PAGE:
- Prepare the application. Not only does the application require basic information about you and your business, it also needs examples of how you use the mark and when you first started using it.
- Pay the filing fees. There is a filing fee of $275 per class for online filing.
- Wait. The application is reviewed by an attorney with the USPTO. Ordinarily it can take 3-4 months for the application to be reviewed. However, while your application is “pending” it does still show up in searches as evidence of your prior claim on the mark.
- Respond to any Office Actions. If the examining attorney has any issues with the application — from a description of the colors in the logo, to a tweak in the description of services — to something more complicated like a potential conflict with another mark — then you must file a response to the office action.
- Publication. After any issues raised by the examining attorney have been resolved, the mark is sent for “publication.” During this time, others can file “opposition” to your mark — essentially stating that they have a prior claim to the mark. It is key to note that you also can file opposition to other people’s marks in this stage if you feel someone else’s mark is violating your intellectual property rights.
- Opposition. If opposition is filed, you will need to file a response in front of the Trademark Appellate Board. You have approximately 45 days to file this response. There is an entire full legal procedure if the dispute over use of the mark continues that can end in a trial in front of the board to determine who has the superior claim to the mark.
- Registration. If there is no opposition, or if the opposition is resolved in your favor, your mark formally registers. At this point, you are the undisputed owner of the mark and have rights under U.S. law to enforce your trademark rights and prevent others from encroaching on your mark and utilizing your intellectual property.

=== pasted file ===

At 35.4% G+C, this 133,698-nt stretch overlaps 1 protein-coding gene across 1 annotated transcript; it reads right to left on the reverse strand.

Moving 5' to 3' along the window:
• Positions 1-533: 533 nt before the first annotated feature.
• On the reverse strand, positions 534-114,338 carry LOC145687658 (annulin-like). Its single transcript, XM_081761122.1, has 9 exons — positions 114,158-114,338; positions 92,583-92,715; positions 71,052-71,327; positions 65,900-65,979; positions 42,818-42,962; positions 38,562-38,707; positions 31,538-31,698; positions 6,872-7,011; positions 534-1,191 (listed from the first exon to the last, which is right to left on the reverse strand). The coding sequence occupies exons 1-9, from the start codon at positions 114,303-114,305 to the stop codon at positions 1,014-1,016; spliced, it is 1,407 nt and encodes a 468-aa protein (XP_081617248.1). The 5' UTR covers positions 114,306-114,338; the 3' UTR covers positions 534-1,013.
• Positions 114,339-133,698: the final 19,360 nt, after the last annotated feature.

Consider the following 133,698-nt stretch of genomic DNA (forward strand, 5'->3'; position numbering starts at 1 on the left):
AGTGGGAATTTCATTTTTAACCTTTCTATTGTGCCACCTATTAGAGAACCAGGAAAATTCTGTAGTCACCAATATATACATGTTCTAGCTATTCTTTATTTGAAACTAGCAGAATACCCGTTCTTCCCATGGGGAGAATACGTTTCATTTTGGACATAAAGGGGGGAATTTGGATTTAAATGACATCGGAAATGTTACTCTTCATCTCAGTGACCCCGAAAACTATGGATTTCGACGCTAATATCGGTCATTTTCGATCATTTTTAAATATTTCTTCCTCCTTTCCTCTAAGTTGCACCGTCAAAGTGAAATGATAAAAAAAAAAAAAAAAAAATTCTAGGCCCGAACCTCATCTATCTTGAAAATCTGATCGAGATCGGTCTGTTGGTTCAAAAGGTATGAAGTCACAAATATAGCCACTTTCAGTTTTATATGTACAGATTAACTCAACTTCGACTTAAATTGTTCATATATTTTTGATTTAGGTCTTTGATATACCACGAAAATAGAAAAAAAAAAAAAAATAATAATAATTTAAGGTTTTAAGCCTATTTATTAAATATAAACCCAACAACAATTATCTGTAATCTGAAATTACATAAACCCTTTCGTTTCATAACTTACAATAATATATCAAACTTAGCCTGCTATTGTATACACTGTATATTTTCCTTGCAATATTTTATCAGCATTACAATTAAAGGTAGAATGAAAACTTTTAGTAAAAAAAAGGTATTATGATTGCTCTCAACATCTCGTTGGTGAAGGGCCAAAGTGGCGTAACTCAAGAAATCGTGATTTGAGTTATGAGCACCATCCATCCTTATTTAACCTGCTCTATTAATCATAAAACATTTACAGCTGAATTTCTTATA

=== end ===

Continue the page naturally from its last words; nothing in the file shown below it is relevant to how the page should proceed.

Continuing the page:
- Maintenance. Every 5 years, an updated statement of use needs filed to show continued use of the mark.
So if I’m not using it yet, but I’m thinking about it, can I file a trademark application?
Yes. You can file a preemptive application under 1(B) as “Intent to Use.” In this case, your application would be reviewed and your mark published. However, prior to formal registration you would have to provide evidence of use of the mark. There are additional fees associated with this additional filing. It is also possible to have several responsive office actions at this point, largely to conform your actual use of the mark to the description of use you alleged in your initial application. For example — you couldn’t file the application under “t-shirts” and then submit “coffee mugs” as your example of use of the mark.
How can we help?
KJD Legal is available to assist with all of your trademark needs, whether we start from the beginning with the search, or step in along the way. Our new pricing matrix addresses the varying complexity of our clients’ needs, and allows the client to be in control of the cost.
Have any questions? Contact Kathy directly at email@example.com.